Good but out of date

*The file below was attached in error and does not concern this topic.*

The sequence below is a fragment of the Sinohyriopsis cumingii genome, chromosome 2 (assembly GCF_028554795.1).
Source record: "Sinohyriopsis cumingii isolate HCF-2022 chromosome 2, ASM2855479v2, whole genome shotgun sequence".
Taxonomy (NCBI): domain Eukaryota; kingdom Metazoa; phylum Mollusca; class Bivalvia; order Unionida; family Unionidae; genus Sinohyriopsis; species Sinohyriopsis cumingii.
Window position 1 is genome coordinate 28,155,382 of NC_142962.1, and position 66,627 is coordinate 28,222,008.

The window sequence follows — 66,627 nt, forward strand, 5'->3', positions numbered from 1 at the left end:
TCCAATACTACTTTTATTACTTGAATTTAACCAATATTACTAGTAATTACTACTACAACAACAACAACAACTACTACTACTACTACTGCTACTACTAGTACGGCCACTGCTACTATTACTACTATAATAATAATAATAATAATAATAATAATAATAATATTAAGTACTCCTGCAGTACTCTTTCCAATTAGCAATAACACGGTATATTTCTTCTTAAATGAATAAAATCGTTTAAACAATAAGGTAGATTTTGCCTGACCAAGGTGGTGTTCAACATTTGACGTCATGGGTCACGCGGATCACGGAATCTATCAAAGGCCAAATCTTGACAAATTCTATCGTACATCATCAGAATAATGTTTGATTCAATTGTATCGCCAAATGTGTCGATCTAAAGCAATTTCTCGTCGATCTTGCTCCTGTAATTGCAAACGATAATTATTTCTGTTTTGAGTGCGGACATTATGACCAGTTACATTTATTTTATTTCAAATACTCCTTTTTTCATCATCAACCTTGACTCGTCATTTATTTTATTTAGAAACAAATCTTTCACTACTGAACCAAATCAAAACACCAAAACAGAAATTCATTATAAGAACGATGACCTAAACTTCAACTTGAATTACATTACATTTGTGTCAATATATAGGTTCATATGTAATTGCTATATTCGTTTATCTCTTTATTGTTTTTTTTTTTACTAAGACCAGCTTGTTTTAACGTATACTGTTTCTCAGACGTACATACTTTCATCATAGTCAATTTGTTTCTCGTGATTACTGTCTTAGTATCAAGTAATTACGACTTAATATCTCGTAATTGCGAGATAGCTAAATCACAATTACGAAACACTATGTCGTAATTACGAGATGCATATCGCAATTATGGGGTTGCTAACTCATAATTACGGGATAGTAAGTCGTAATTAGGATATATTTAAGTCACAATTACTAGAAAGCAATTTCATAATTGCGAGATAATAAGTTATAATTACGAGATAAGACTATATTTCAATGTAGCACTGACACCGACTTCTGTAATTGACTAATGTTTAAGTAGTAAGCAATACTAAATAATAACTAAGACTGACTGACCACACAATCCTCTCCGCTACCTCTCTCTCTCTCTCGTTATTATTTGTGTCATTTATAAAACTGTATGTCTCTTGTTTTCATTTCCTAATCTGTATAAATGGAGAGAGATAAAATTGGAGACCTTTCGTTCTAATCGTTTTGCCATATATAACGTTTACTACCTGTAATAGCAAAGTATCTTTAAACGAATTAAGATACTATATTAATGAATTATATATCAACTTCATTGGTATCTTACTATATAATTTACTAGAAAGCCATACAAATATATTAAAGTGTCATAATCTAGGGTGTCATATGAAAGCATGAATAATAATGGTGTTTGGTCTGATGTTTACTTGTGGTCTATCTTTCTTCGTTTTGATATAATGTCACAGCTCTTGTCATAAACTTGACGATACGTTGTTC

The `Èinstein of the New Age`holds forth in his unique and brilliant style on the history of world views and how to put spirit back in our life. If you have the patience to learn his jargon and read slowly there is alot of serious brainfood here. I read this and his Sex, Ecology and Spirituality(1995)with Hofstadter´s famous Godel, Escher, Bach(GEB) written in 1980(both of which I have reviewed here). Wilber´s work has many parallels with GEB, both of them massive works attempting to tie together disparate fields and different views of life. Unlike Hofstadter, who was mainly interested in the nature of intelligence, Wilber does not treat math, music or DNA, and he concentrates on world views that have a spiritual relevance. He spent a vast amount of time working out the relationships between ideas and how they relate to individual and society, spirit and science. Though he cites GEB(and almost every book of relevance in last 100 years!) he does not specifically use the GEB concepts of recursiveness, incompleteness, and tangled hierarchies. However, Wilber´s holons nested in holons, criticism of incomplete ideas that either lack sense(eg, science) or soul(eg, spirit) and his diagrams and descriptions of the hierarchical nature of all holons are much in the spirit of GEB. Hofstadter spent little time on spirit(though Zen pops up now and then) and had little to say about the meaning of it all and has written little on the subject since. This is a much shorter and more accessible version of his famous SES(see my review). Unlike the former book which has hundreds of pages of notes and hundreds of references, there is not even an index here(though there is a 2001 edition which may remedy this). If you don´t have the time or patience for the whole book, read Superconsciousness Parts 1 and 2 which are an xlnt summary. His shortest book, `The Marriage of Self and Soul`(see my review) is a much easier read that gives you a good idea of his style and purpose. He details alot of intellectual history(philosophy, psychology, religion, ecology, feminism, sociology, etc) and shows where nearly everyone went too far in the direction of Ascent(to the spirit) or Descent(to science,materialism, reductionism or Flatland). He trys to show how to heal the rifts by combining sense and soul(spiritual and material life, science and religion, internal and external, individual and social). Everything is related to everything else(holons in holarchies). The Age of Enlightenment denied the the spirit, the individual and the interior life but developed art, morals and science and led to democracy, feminism, equality and ecology, but this reductionism compressed the intellect and the spirit into the Flatland of science, rationality and materialism. He sees the loss of the spiritual point of view with the Age of Enlightenment as the major factor responsible for the malaise of modern times, but real spirituality or `intelligent religion`(ie., the quest for enlightenment) as opposed to `primitive religion`(everything else-see my review of Boyer´s `Religion Explained) was always rare. It is intelligent religion he sees as the panacea, but it is primitive religion that the masses understand, and it too has only materialistic goals. In this book, he never makes it clear that Jesus was a mystic in the same sense as Buddha etc, but what was to become the Catholic church largely destroyed his mystical aspects(personal search for enlightenment, no mind etc) in favor of primitive religion, priests, tithes and a structure seemingly modeled on the Roman army(but see his SES p 363). But for the early Christian church, the cognitive templates(see Boyer) were servants of the genes and enlightenment was not on the menu. Jesus was not a Christian, he had no bible and he did not believe in a god any more than did Buddha. We have Christianity without the real intelligence of Jesus and th